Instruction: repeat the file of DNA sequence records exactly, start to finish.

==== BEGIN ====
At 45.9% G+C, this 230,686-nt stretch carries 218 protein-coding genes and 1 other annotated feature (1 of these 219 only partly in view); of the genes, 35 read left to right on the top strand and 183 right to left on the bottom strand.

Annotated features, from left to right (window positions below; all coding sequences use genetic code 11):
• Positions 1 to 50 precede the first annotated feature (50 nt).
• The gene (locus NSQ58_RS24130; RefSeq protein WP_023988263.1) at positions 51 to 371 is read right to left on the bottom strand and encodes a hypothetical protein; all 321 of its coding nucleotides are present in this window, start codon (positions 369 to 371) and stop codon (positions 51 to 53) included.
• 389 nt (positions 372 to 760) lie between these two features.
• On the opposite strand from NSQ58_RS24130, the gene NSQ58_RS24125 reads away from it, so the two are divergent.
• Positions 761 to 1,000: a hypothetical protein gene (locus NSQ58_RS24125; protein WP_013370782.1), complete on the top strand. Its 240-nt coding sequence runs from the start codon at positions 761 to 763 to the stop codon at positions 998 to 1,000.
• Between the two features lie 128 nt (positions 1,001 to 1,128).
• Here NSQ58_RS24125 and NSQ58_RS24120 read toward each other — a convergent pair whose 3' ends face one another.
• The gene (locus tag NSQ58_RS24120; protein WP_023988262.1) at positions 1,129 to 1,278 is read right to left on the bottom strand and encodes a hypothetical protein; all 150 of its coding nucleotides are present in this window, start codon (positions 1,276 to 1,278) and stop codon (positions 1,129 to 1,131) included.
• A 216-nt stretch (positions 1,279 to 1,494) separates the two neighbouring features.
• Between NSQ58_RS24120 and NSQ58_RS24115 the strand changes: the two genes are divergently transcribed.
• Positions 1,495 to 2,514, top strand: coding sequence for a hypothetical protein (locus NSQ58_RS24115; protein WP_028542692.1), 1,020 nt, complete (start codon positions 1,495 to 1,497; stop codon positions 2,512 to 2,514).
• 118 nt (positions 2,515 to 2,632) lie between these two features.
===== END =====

At 45.9% G+C, this 230,686-nt stretch carries 218 protein-coding genes and 1 other annotated feature (1 of these 219 only partly in view); of the genes, 35 read left to right on the top strand and 183 right to left on the bottom strand.

Annotated features, from left to right (window positions below; all coding sequences use genetic code 11):
• Positions 1 to 50 precede the first annotated feature (50 nt).
• The gene (locus NSQ58_RS24130; RefSeq protein WP_023988263.1) at positions 51 to 371 is read right to left on the bottom strand and encodes a hypothetical protein; all 321 of its coding nucleotides are present in this window, start codon (positions 369 to 371) and stop codon (positions 51 to 53) included.
• 389 nt (positions 372 to 760) lie between these two features.
• On the opposite strand from NSQ58_RS24130, the gene NSQ58_RS24125 reads away from it, so the two are divergent.
• Positions 761 to 1,000: a hypothetical protein gene (locus NSQ58_RS24125; protein WP_013370782.1), complete on the top strand. Its 240-nt coding sequence runs from the start codon at positions 761 to 763 to the stop codon at positions 998 to 1,000.
• Between the two features lie 128 nt (positions 1,001 to 1,128).
• Here NSQ58_RS24125 and NSQ58_RS24120 read toward each other — a convergent pair whose 3' ends face one another.
• The gene (locus tag NSQ58_RS24120; protein WP_023988262.1) at positions 1,129 to 1,278 is read right to left on the bottom strand and encodes a hypothetical protein; all 150 of its coding nucleotides are present in this window, start codon (positions 1,276 to 1,278) and stop codon (positions 1,129 to 1,131) included.
• A 216-nt stretch (positions 1,279 to 1,494) separates the two neighbouring features.
• Between NSQ58_RS24120 and NSQ58_RS24115 the strand changes: the two genes are divergently transcribed.
• Positions 1,495 to 2,514, top strand: coding sequence for a hypothetical protein (locus NSQ58_RS24115; protein WP_028542692.1), 1,020 nt, complete (start codon positions 1,495 to 1,497; stop codon positions 2,512 to 2,514).
• 118 nt (positions 2,515 to 2,632) lie between these two features.